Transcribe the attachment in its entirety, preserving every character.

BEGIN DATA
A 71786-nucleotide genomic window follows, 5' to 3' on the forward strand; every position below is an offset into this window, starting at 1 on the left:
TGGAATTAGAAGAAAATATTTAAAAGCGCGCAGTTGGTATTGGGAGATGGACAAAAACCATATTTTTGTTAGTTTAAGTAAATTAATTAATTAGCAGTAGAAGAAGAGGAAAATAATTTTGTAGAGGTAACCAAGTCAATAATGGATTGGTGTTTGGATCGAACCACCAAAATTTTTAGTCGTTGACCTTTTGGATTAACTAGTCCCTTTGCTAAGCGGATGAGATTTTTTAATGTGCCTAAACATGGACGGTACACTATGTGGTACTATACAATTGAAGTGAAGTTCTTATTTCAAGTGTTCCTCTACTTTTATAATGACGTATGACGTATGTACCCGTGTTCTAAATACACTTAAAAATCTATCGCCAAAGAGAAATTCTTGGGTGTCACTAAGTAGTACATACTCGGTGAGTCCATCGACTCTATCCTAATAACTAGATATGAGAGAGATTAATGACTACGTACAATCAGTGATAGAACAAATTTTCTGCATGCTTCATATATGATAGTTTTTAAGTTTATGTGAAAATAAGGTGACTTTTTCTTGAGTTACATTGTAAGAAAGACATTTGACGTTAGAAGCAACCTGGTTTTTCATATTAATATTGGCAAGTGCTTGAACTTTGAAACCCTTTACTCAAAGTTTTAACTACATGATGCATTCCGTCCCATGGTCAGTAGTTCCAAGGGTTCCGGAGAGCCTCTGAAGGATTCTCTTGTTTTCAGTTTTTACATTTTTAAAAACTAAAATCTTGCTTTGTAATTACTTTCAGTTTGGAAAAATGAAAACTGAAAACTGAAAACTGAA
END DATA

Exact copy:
A 71786-nucleotide genomic window follows, 5' to 3' on the forward strand; every position below is an offset into this window, starting at 1 on the left:
TGGAATTAGAAGAAAATATTTAAAAGCGCGCAGTTGGTATTGGGAGATGGACAAAAACCATATTTTTGTTAGTTTAAGTAAATTAATTAATTAGCAGTAGAAGAAGAGGAAAATAATTTTGTAGAGGTAACCAAGTCAATAATGGATTGGTGTTTGGATCGAACCACCAAAATTTTTAGTCGTTGACCTTTTGGATTAACTAGTCCCTTTGCTAAGCGGATGAGATTTTTTAATGTGCCTAAACATGGACGGTACACTATGTGGTACTATACAATTGAAGTGAAGTTCTTATTTCAAGTGTTCCTCTACTTTTATAATGACGTATGACGTATGTACCCGTGTTCTAAATACACTTAAAAATCTATCGCCAAAGAGAAATTCTTGGGTGTCACTAAGTAGTACATACTCGGTGAGTCCATCGACTCTATCCTAATAACTAGATATGAGAGAGATTAATGACTACGTACAATCAGTGATAGAACAAATTTTCTGCATGCTTCATATATGATAGTTTTTAAGTTTATGTGAAAATAAGGTGACTTTTTCTTGAGTTACATTGTAAGAAAGACATTTGACGTTAGAAGCAACCTGGTTTTTCATATTAATATTGGCAAGTGCTTGAACTTTGAAACCCTTTACTCAAAGTTTTAACTACATGATGCATTCCGTCCCATGGTCAGTAGTTCCAAGGGTTCCGGAGAGCCTCTGAAGGATTCTCTTGTTTTCAGTTTTTACATTTTTAAAAACTAAAATCTTGCTTTGTAATTACTTTCAGTTTGGAAAAATGAAAACTGAAAACTGAAAACTGAA